Sunday, February 23, 2020

Not Your Plain Ol' Sisters: Existential Tonality Makes It Hard for Me to Reach 'Plano' -- Chicago Theater Review

Theater Review

a new play by Will Arbery
directed by Audrey Francis
First Floor Theater
at Steppenwolf 1700 Theatre, Chicago
Thru March 28

Sometimes it happens.

I see a show I don't much care for and am compelled to say so, having been invited--literally--to share my opinion.

Over the years, I think you will find that the vast majority of shows I see and review--be they plays, musicals, concerts, operas, ballets, comedians, magicians, etc.--are ones I truly enjoyed.

On my @@@@@ Seth Saith rating, I'm guessing all the theatrical performances I've reviewed would average at least @@@@.

This actually might seem excessively positive, but even in now being invited to most theater I attend, the majority is put on by venerated troupes, usually of works that have been acclaimed elsewhere.

I do occasionally like "taking a flier" on a piece I've never heard of, perhaps by an upstart theater company. Surprises can be sensational.

And though I'm far from a huge influencer, as a "critic" the only fair thing to theaters, the press agents that directly invite me and readers is to give my candid assessment of any show I see.

Yet I have too much regard for the whims of taste, my own proclivities and the estimable talent & efforts of anyone who delivers any type of public performance to presume that I am "right."

Or that what I say should unilaterally determine what shows others may see or avoid.

I do what I do with integrity, a fair amount of wherewithal--I've written over 500 theater reviews for this blog--and presumably some ego, but I relish someone saying: "I saw that show you didn't like and think you were dead wrong; it was fantastic."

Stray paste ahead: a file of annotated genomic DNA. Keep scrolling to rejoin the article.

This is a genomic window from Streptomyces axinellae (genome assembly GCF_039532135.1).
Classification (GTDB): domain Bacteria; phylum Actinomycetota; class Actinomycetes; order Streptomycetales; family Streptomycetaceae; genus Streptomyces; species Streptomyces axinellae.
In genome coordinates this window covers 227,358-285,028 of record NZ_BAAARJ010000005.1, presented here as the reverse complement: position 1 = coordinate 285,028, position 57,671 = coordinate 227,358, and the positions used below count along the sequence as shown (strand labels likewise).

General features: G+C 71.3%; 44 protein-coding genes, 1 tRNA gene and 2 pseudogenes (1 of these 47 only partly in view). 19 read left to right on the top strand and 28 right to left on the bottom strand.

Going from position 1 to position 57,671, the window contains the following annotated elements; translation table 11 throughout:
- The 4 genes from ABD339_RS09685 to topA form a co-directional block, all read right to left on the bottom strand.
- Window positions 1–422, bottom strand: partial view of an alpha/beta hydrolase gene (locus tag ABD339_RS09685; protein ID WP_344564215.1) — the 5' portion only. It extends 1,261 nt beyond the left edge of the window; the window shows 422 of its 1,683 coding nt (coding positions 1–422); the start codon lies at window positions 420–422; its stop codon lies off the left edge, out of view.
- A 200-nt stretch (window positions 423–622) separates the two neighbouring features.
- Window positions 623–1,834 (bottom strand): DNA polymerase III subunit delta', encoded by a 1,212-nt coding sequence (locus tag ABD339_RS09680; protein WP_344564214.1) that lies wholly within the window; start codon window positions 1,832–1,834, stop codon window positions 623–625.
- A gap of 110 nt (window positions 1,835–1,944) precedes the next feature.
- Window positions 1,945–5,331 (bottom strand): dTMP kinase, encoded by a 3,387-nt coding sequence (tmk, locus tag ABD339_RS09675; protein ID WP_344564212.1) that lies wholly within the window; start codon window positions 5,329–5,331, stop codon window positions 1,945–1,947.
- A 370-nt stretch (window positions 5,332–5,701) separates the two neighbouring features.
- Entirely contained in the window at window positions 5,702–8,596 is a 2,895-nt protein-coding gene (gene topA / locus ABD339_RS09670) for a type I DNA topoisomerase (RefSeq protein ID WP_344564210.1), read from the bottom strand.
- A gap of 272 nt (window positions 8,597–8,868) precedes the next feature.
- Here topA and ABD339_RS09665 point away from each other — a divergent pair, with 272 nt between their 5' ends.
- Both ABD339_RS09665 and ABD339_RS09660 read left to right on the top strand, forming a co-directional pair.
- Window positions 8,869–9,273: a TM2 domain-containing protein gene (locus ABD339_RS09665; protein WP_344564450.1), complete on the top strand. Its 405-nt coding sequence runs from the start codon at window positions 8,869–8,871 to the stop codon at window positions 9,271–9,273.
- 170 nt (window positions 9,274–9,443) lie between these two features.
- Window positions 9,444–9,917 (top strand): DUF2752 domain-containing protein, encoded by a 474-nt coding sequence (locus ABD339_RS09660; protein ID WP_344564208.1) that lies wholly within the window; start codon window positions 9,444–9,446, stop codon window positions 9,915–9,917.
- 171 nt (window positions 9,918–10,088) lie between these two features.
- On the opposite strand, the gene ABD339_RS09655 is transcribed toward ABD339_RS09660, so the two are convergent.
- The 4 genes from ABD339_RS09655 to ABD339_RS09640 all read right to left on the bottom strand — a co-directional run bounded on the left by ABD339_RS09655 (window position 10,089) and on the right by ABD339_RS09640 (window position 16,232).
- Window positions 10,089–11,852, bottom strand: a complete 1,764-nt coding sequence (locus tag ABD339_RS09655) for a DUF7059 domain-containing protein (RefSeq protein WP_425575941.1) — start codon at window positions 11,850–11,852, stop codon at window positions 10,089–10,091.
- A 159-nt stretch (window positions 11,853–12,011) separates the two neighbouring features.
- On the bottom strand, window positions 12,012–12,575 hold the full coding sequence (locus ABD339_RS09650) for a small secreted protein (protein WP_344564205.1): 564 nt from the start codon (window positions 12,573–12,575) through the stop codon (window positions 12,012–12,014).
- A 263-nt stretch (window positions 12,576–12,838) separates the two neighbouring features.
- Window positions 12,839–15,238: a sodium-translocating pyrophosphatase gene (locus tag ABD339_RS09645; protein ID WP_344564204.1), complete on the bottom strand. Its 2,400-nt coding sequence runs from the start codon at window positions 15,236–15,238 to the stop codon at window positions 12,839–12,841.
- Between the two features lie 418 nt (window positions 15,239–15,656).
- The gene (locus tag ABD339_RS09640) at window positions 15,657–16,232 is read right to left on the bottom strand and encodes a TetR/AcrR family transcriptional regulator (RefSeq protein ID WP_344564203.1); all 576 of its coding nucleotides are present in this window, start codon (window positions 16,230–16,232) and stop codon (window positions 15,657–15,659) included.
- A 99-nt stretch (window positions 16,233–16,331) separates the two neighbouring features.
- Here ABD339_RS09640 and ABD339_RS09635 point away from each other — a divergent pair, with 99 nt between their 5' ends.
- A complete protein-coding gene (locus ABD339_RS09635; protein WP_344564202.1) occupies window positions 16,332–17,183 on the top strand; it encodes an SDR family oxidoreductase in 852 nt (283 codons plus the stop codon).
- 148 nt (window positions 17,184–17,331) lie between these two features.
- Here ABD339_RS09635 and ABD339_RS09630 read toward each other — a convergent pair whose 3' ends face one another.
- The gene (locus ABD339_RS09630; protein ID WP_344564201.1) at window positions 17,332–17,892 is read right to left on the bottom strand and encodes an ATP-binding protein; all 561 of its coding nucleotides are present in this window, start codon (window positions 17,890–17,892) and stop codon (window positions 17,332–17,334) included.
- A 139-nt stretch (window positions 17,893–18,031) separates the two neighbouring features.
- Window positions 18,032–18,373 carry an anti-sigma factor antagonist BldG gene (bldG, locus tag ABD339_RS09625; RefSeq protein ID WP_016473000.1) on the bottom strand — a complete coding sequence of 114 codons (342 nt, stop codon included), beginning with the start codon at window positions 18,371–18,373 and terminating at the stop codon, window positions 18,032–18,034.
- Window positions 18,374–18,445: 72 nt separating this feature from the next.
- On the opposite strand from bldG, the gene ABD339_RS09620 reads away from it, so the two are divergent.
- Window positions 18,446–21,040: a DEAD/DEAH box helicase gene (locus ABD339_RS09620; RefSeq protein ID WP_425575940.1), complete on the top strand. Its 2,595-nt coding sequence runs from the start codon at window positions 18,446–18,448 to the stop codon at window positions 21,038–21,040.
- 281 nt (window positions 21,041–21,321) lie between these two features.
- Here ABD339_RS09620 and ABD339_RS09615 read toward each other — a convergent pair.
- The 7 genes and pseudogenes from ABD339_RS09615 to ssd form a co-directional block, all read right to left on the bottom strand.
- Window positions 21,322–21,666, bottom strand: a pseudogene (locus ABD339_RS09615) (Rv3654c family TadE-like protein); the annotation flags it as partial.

I love theater and want everyone to love whatever they see.

I just didn't love Plano, a recent play by Will Arbery, now being staged in Chicago by First Floor Theater as part of Steppenwolf's Lookout Series.

The one-act dramedy ran Off-Broadway in New York last year, and I've noted some strong reviews, others more lukewarm.

Here it is being directed by Audrey Francis, a Steppenwolf Ensemble Member who's done some fine acting work at several local theaters.

And I have only good things to say about the performers, including Elizabeth Birnkrant, Ashley Neal and Amanda Fink who play sisters named Anne, Genevieve and Isabel. (Supposedly there is some allusion to Chekhov's Three Sisters, but I've never seen or read it.)

Let me here candidly admit that I often don't well-embrace plays that are abstract, surreal, avant
garde, etc., and while I can hail some originality in Arbery's writing style--which repeatedly references something happening "later," and then instantly jumps to "it's now later" rather humorously--the tonality certainly didn't abet my affinity.

Certainly, I tried to go with it, and beyond the oddities appreciate the scenarios regarding the sisters and their respective men, who frequently seem to be "going to Plano" metaphorically in terms of not doing right by the women.

Without divulging too much of even the parts I understood, elder sister Anne is married to Juan (Chris Acevedo), who also goes by John, and may or may not be gay.

Middle sister Genevieve's husband Steve (Andrew Cutler) is so untoward she appears to imagine him as two different people.

Isabel gets mixed up with a Faceless Ghost (Andrew Lund), while I won't reveal how a character listed in the program as Mary (Janice O'Neal) factors in.

There is some existential angst at play, and seemingly righteous condemnation of our patriarchal society, but neither the narrative nor overarching themes much resonated with me.

At least not acutely.

I won't belabor the problems I had with Plano, as many are hard to specify.

Maybe because of the structure and tone, or maybe for reasons well beyond it, I just didn't find myself much caring.

Out of respect, deference and vagaries of predilection, I won't say that Plano is bad, or even not worth your while.

I will merely say that I didn't really like it.

Sometimes it happens.

1 comment:

Hemingway1955 said...

Politest negative review I've seen in a long time.